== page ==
Against Non-Philosophical Humanism

  My account of unbound posthumanism (See Roden 2018 and here) draws some  methodological inspiration from François Laruelle’s Non-Philosophy, though its point of departure and orientation is distinct. For Laruelle, all philosophies are like hallucinations that hallucinate their reality or truth (Laruelle 2011, 16). This principle of ‘philosophical sufficiency’ guarantees that whatever scheme for carving […]

Disappearance and Assembly – extract

Meshes Of The Afternoon (Maya Deren, 1943) from SeriousFeather on Vimeo. It is easier to believe nobody built the chambers of the bone matrix; that it incremented like coral. This degradable substrate with a small body encysted like an unsung astronaut. Can we say there was no stopping it? The condition did not apply. The […]

Predictive Coding and Brassier’s Freedom

I’m currently revisiting earlier work on Brassier’s (20b13a) short text on improvisation with a view to using the Predictive Coding (PC) account of cognition and agency as framework for understanding the role of improvisation and similar performance in our cognitive economy. The key take home that paper, I think, is its picture of a not-necessarily-human […]

The Doll Hospital: Between Laruelle and Badiou, Vitalism and Anti-Vitalism

I’ve been thinking through the relationship between a maximally Unbounded Posthumanism that relinquishes any constraints on what subjects, worlds or agents are or ought to be and artistic production by considering its analogs in contemporary French thought: particularly the work of Badiou and Laruelle (See also Roden 2018). One way in which Unbound Posthumanism can […]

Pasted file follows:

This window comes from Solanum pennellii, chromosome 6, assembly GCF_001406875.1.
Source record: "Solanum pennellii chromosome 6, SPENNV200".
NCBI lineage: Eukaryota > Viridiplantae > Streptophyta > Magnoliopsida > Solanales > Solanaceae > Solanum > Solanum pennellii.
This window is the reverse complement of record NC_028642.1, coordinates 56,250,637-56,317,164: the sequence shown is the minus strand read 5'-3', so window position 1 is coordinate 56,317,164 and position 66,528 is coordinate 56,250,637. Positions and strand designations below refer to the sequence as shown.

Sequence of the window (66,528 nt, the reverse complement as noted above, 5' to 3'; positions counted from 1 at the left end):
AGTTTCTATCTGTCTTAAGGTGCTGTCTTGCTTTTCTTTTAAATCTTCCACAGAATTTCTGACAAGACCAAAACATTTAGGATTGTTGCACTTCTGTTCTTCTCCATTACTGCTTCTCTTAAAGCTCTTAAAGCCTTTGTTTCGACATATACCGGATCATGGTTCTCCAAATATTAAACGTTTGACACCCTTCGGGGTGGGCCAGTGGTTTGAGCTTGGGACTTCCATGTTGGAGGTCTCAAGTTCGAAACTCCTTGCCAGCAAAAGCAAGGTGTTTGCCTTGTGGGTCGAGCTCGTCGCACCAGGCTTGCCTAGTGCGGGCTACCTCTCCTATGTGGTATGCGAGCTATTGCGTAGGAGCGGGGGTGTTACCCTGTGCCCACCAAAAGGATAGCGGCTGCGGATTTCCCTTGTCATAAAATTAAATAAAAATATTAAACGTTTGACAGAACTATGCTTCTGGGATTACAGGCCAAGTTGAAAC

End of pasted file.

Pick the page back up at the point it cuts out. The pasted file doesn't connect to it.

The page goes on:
The Biomorphic Horror of Everyday Life

This paper has been written for the Philosophy, Art and Society: Body as Medium event in the Watershed Media Center, Bristol June 16 2018 It explores the idea of the ‘biomorph’ as a perverse ‘non-philosophical’ solution to the aporias of speculative posthumanism through the work of J G Ballard, Hans Bellmer and Gary J Shipley. […]

Bellmer in Doll Space: A Note

Perversion defers all conceptual or affective satisfaction; proliferating desire in ways that cannot answer to any settled ecology or ethics. Hans Bellmer’s dolls afford a kind of plastic algorithm for this infinite potentiation  – in particular his celebrated second doll, equipped with its articulating ball joint. In one of the texts from his 1934 book […]

Framing and the Ontology of the Art Work: Kendall Walton and Jacques Derrida

In his 1977 paper “Categories of Art” Kendall Walton argues that aesthetic categories like “piano music” or “bust” determine how an audience ascribes aesthetic significance to the non-aesthetic properties of the work such as their shape, matter or sound. Walton calls the perceptible properties that determine whether it belongs to a given category of artwork […]